A few weeks ago I wrote a post about the hot and sticky Japanese summer, but now that it’s the start of the winter season, I decided to write about autumn in Japan – arguably one of the two most beautiful seasons.
Autumn in Japan is famous for its changing leaves. Starting from Hokkaido (northern Japan) in mid-September and filtering down the country, the leaves on the trees begin changing from green to red, yellow, orange and brown. This means that the country-side and the cities are splashed with vibrant colours as the leaves glow in the cool pale sunlight and float down to the ground. This foliage is known as “kouyou” in Japanese which literally translates as ‘red leaves’ (despite the fact that there are a variety of colours).
In Tokyo, the leaves begin changing from about mid-October and, although there are plenty of other beautiful cities in which to see the beautiful autumn foliage, there are still many parks and walkways that boast warm colours within Tokyo itself.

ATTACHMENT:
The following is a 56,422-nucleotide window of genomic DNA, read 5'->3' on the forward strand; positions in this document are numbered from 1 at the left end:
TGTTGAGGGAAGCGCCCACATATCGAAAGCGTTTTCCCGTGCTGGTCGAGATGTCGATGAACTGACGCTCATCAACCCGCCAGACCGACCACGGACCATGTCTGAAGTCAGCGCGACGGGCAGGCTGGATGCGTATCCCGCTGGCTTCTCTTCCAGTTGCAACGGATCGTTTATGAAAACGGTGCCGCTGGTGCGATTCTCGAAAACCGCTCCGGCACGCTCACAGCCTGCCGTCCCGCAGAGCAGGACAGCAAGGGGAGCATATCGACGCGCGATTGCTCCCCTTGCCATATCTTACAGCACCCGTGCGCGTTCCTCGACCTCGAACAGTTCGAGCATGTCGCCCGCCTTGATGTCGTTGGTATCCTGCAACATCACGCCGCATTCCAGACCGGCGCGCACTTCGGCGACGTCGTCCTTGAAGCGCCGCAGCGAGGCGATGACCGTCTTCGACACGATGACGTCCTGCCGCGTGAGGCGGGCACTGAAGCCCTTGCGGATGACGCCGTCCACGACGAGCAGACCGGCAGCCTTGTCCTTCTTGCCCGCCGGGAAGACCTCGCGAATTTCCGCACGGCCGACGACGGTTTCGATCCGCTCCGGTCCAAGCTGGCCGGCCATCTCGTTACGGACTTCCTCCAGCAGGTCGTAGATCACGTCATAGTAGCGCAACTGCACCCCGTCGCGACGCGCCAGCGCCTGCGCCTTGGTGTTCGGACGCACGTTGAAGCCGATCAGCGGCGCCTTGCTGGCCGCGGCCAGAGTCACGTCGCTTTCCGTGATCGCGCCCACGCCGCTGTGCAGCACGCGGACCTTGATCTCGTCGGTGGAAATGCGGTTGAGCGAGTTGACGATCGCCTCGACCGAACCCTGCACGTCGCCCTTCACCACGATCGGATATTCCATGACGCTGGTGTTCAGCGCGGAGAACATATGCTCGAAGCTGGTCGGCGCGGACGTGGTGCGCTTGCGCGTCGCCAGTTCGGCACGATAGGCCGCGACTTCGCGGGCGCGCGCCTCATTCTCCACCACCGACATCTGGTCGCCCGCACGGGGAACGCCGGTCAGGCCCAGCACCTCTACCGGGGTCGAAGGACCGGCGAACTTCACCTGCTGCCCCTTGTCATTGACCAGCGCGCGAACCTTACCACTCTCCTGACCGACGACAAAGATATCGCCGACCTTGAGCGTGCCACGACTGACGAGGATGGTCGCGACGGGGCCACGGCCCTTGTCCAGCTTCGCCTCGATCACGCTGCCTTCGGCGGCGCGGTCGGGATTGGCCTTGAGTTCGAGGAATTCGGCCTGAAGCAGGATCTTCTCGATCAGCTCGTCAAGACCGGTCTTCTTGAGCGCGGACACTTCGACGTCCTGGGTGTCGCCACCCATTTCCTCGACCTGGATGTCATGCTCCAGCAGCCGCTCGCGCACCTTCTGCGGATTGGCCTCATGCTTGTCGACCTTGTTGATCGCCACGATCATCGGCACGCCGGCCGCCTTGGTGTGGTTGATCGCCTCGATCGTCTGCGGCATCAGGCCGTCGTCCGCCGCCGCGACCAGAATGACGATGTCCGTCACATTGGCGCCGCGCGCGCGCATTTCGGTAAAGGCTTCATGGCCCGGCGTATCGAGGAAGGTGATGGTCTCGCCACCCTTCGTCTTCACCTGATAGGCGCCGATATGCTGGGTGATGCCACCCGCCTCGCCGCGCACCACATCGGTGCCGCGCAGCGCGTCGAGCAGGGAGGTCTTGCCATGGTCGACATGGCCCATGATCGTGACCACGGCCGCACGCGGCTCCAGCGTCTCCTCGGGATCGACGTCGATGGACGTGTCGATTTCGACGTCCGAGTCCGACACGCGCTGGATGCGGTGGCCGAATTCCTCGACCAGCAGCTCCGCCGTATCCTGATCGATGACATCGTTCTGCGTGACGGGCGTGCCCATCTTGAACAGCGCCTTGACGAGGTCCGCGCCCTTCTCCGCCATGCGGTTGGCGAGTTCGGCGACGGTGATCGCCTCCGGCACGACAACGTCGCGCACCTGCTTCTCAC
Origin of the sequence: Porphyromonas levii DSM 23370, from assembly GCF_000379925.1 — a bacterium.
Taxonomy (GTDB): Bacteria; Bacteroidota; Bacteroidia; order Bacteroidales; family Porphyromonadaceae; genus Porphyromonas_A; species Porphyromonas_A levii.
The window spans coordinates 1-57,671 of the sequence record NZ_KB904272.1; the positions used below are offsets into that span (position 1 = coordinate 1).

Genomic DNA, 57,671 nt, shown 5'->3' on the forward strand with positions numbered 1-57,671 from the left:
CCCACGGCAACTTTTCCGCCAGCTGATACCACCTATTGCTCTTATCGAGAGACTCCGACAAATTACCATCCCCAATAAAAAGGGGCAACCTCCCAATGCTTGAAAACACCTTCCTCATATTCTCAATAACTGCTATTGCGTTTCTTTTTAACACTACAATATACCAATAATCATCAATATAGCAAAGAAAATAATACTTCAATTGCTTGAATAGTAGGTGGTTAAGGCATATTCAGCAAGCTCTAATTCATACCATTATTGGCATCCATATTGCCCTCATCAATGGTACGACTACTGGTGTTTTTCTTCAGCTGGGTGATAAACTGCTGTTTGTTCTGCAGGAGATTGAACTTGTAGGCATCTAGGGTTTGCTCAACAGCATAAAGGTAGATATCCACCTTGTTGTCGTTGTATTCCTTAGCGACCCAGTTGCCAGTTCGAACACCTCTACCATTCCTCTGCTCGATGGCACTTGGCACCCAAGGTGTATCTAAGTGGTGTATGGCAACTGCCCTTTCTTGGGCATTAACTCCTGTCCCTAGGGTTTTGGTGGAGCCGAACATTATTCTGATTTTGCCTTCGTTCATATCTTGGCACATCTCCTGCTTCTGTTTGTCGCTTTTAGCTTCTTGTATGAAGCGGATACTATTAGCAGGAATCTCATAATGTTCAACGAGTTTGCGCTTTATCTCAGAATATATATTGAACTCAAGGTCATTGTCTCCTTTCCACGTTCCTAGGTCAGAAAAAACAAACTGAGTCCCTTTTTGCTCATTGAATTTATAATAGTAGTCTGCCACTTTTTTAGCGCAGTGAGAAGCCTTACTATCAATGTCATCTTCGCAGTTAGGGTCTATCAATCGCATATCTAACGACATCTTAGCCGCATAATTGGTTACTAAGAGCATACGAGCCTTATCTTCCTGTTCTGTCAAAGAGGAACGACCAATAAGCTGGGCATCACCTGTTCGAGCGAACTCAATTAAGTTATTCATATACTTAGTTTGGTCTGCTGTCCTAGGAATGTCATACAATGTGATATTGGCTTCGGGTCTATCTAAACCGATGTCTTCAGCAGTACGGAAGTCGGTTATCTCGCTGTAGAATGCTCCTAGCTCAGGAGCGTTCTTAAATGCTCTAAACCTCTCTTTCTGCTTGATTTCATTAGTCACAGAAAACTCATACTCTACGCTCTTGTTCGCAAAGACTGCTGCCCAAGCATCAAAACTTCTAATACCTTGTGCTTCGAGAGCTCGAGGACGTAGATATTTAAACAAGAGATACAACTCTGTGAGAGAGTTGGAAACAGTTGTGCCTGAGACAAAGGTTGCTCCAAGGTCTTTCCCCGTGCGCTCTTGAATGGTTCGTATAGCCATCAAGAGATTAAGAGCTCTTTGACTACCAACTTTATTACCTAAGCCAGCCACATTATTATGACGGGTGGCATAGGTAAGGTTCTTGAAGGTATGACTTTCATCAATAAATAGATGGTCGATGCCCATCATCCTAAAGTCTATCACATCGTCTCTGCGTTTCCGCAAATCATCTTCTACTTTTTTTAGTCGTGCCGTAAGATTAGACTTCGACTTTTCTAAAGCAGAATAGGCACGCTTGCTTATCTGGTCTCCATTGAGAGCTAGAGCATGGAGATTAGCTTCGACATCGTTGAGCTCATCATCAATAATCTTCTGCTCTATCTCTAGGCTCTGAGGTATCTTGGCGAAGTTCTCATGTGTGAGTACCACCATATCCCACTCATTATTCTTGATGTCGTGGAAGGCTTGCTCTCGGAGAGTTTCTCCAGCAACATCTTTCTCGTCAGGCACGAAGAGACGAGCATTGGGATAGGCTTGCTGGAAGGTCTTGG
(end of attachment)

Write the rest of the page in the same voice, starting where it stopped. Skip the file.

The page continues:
Showa Kinen Park for example has an excellent blend of green, yellow and red leaves. As you first walk into the park, you see a long line of yellow leaved trees leading up to a large and beautiful fountain.
When you walk through the rest of the park, you get a true grasp of the changing colours. Red leaves mingle in with yellow leaves in the quaint Japanese garden and the even the bonsai trees lose their leaves.
In terms of the weather, September in Tokyo is still very hot and many companies still employ the summer uniform of no tie or jacket. But by the time October rolls around, the weather starts to cool down – a relief from the humidity and heat of summer. October is definitely the most comfortable month during this time. You don’t need to blast the air conditioner anymore and you don’t have to start using your heater just yet. But by the tail-end of November, the weather suddenly takes a dive.
November is rather chilly in Japan for a South African. You definitely need to start using a heater during this time – especially for when you come out of a watery shower. Luckily most buildings and trains have heating, so the only time you have to worry about the cold here is when you’re waiting on the platform for your next train.
But overall, I would say that autumn is a fantastic time to come to Japan. And even though I missed going there, I have been told that the best place to visit during this time of year is Kyoto.
The only thing that’s worrying me now is winter… (as the current temperature is already at the average that it gets in Cape Town). Lets hope that I survive without having to hibernate…